Syngenta’s Genetically Modified Corn Leads Farmers to File for $1 Billion in Damages


Farmers in 11 states have filed lawsuits seeking more than $1 billion in damages against Swiss biotech giant Syngenta AG over its genetically modified corn.

According to the farmers, Sygenta has been selling a genetically modified corn seed called Agrisure Viptera (MIR162) since 2011. But the corn seed, which represents about 30 percent of Syngenta’s sales in North America, has not been approved in China, one of the leading importers of U.S. grown corn. The genetically modified corn variety has caused China to reject more than $1 billion of U.S. corn shipments, which has hurt farmers with lost sales.

The discovery of Agrisure Viptera began last November, and it has been driving down corn prices ever since.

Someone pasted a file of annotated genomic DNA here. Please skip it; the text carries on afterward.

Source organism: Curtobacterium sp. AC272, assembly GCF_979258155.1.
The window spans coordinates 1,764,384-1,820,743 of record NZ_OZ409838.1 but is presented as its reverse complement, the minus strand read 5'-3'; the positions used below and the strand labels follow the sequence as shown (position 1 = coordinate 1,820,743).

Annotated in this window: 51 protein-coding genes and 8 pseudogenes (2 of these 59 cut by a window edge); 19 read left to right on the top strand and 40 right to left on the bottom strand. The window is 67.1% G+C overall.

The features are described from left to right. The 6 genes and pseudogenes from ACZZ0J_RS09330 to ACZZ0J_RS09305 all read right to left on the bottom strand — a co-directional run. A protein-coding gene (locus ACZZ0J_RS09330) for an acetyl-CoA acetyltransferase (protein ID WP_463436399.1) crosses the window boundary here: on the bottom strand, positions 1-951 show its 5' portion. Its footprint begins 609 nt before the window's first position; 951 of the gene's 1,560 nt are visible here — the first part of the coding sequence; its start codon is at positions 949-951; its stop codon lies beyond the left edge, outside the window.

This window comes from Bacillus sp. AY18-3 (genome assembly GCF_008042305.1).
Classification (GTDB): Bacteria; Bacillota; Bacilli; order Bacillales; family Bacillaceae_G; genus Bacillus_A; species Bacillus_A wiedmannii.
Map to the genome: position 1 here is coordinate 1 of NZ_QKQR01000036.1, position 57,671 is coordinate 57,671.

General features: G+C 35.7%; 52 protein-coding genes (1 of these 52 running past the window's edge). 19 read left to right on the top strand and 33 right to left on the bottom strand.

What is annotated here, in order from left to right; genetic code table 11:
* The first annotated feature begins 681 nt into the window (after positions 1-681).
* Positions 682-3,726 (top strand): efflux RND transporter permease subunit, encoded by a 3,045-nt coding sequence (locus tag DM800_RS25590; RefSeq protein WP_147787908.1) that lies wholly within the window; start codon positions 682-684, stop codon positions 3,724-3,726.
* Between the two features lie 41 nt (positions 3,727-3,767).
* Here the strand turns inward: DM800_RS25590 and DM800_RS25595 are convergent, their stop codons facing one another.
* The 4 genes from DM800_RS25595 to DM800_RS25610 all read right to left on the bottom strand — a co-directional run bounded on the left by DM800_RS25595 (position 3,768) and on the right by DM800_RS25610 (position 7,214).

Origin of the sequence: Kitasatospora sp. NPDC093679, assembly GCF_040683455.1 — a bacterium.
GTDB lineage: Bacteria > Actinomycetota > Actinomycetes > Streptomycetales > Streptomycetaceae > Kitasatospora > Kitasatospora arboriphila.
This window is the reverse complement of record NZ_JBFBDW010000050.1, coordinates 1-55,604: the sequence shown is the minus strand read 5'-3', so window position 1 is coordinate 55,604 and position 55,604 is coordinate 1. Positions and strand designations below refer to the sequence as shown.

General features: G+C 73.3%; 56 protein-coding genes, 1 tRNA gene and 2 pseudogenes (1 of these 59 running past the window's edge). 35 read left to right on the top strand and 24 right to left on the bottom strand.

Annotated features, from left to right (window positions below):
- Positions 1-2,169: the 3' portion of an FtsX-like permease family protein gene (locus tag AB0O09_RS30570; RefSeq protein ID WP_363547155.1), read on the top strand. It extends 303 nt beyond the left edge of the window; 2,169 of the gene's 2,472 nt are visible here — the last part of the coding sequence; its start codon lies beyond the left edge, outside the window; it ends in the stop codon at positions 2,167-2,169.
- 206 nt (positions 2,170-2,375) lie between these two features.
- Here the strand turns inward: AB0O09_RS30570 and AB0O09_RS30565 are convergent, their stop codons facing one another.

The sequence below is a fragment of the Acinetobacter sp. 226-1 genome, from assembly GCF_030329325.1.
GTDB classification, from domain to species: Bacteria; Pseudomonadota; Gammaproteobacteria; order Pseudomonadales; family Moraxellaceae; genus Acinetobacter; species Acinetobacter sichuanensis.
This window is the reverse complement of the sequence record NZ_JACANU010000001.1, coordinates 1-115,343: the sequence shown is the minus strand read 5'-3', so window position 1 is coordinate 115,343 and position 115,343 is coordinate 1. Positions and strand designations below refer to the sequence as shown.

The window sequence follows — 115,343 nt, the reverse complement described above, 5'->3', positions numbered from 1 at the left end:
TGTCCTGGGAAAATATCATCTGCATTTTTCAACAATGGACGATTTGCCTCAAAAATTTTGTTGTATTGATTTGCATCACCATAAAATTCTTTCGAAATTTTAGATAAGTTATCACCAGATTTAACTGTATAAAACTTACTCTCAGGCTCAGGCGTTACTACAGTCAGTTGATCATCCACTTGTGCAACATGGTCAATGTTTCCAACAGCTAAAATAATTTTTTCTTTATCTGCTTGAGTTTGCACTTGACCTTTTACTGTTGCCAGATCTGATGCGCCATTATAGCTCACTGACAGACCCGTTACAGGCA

In addition to the suits filed by the U.S. farmers, grain exporters Cargill Inc. and Trans Coastal Supply Co. have also filed suits against Syngenta, reports the Wall Street Journal. The exporters report losses of tens of millions of dollars due to the rejection of the genetically modified corn by China.

The attorneys representing the farmers say corn prices have dropped 18 percent so far this year, and 40 percent last year. “Syngenta should not have marketed and aggressively promoted Viptera while misrepresenting that Chinese approval was imminent and also downplaying the importance of the Chinese export market,” James Pizzirusso, a partner at Hausfeld LLP, a Washington-based law firm coordinating some of the farmers’ legal efforts, told the Wall Street Journal.

But Syngenta representatives have dismissed the cases, saying that U.S. farmers shouldn’t be so reliant on Chinese regulations. “We continue to believe that [we have] complied with all the laws, rules and regulations of the countries in which we’re selling the product,” John Ramsay, Syngenta’s chief financial officer, said in a call with analysts.

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